BlackBerry Chief Executive Officer Thorsten Heins displays the new Blackberry 10 smartphones at the BlackBerry 10 launch event by Research in Motion at Pier 36 in Manhattan on January 30, 2013 in New York City.
BlackBerry Chief Executive Officer Thorsten Heins displays the new Blackberry 10 smartphones at the BlackBerry 10 launch event by Research in Motion at Pier 36 in Manhattan on January 30, 2013 in New York City. - 
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Few would have predicted it a year ago. BlackBerry reported quarterly earnings this morning, and made a profit. Not a lot for a brand name tech firm -- $98 million -- but a profit to be sure. And the company formerly known as Research in Motion said it has sold 1 million of its new Z10 handsets.

Those are pretty good numbers for a company that a year ago looked close to collapse.

“It’s the first step to a comeback for a company that for the last five years has been struggling,” says Roberto Baldwin, writer at Wired magazine.

It took significant restructuring to get to this point. The company even axed its old name in favor of brand simplicity. Now, it's just BlackBerry.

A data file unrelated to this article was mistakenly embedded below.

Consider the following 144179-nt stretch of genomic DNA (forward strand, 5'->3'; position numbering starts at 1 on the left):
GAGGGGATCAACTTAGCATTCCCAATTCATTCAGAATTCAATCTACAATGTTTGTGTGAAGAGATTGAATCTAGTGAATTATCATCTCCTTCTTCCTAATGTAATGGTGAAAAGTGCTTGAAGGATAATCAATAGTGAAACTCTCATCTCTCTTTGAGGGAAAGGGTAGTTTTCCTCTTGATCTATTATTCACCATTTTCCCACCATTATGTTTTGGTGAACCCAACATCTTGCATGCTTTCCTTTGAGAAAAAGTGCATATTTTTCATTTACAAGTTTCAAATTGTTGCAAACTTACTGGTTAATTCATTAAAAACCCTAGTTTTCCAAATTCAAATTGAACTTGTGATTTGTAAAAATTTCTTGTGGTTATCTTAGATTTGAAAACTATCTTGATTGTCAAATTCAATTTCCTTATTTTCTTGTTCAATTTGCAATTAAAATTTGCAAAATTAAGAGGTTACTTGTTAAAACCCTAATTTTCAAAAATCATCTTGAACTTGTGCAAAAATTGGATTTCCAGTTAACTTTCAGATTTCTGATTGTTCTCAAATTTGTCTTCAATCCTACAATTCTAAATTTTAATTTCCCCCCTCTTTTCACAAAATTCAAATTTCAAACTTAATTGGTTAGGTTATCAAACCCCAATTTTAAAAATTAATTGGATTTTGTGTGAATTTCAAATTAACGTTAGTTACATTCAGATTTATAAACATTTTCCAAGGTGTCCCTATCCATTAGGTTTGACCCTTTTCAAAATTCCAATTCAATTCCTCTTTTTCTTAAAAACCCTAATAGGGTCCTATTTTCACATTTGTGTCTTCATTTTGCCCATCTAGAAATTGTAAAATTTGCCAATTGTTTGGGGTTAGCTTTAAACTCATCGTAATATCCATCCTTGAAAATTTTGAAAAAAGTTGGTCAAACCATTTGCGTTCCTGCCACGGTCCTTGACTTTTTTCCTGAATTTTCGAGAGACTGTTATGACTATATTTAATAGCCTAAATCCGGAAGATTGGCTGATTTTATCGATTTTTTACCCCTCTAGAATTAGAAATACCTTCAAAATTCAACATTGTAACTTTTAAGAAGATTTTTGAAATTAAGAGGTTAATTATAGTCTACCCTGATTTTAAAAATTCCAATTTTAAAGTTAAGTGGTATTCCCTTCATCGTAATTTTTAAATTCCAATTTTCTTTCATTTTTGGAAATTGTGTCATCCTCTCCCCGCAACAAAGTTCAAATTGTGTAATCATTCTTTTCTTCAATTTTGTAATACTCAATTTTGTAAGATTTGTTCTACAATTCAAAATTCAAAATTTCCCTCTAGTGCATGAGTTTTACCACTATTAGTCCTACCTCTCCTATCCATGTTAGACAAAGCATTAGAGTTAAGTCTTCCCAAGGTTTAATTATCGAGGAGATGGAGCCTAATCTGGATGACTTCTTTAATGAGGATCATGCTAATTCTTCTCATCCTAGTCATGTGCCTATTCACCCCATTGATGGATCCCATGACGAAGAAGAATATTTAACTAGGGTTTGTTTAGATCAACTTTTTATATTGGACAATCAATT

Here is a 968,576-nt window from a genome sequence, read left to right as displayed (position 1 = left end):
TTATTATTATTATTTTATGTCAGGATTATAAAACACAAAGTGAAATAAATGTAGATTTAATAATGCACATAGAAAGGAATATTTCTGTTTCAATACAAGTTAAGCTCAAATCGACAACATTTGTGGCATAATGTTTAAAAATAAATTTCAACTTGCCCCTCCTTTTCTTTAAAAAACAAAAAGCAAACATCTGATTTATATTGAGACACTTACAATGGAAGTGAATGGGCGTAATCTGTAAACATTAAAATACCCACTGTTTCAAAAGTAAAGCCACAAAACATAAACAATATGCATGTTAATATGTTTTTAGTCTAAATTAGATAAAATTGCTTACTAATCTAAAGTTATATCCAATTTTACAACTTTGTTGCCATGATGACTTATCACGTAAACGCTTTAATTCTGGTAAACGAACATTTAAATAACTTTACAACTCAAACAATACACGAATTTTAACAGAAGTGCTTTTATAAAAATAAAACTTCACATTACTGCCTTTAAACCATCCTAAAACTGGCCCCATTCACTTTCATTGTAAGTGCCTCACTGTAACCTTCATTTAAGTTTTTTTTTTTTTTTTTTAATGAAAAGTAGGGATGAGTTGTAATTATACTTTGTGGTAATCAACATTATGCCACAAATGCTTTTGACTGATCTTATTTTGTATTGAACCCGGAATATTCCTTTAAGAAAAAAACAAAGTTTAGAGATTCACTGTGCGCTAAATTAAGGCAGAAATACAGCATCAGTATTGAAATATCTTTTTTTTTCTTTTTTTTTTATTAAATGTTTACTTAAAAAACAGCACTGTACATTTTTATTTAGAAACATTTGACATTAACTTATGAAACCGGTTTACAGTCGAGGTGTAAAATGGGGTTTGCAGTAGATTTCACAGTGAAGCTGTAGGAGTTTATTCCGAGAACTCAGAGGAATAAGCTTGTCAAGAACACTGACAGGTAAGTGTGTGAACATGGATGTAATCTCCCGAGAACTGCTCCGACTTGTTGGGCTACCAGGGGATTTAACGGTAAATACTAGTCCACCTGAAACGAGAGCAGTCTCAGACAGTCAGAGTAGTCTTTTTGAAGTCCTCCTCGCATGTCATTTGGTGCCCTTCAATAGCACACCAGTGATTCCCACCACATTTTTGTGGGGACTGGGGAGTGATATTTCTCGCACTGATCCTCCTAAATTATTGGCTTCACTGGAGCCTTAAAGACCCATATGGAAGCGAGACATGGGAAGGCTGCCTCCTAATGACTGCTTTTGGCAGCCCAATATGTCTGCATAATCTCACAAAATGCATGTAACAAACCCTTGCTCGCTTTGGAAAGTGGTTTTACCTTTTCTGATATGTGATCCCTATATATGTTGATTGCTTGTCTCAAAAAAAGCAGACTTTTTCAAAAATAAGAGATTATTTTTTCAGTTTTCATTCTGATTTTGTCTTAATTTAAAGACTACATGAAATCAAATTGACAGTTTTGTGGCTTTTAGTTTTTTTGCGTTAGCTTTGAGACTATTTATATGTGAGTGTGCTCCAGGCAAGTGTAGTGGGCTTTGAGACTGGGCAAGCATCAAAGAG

“They sat on their laurels post-iPhone… and didn’t do anything,” Baldwin says. “With a new management team and new CEO, they finally have put out a brand new platform and new devices.”

The leaner, more entrepreneurial spirit appears to be helping BlackBerry. If Blackberry can do a better job keeping up Apple and Google's product cycles, the company could make an even bigger splash.

Baldwin says, “I can see in a year or two they could actually be a force to be reckoned with.”

In fact, he remembers another big name tech firm that was once thought to be on its death bed only to return and become the market leader. Before Steve Jobs' return in the late '90s, Baldwin recalls, “Apple was doomed, they were 90 days from bankruptcy."

However, to make an Apple-sized comeback, BlackBerry will have to convince consumers they have a full range of offerings -- beyond their trademark physical keyboard.

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Follow Kai Ryssdal at @kairyssdal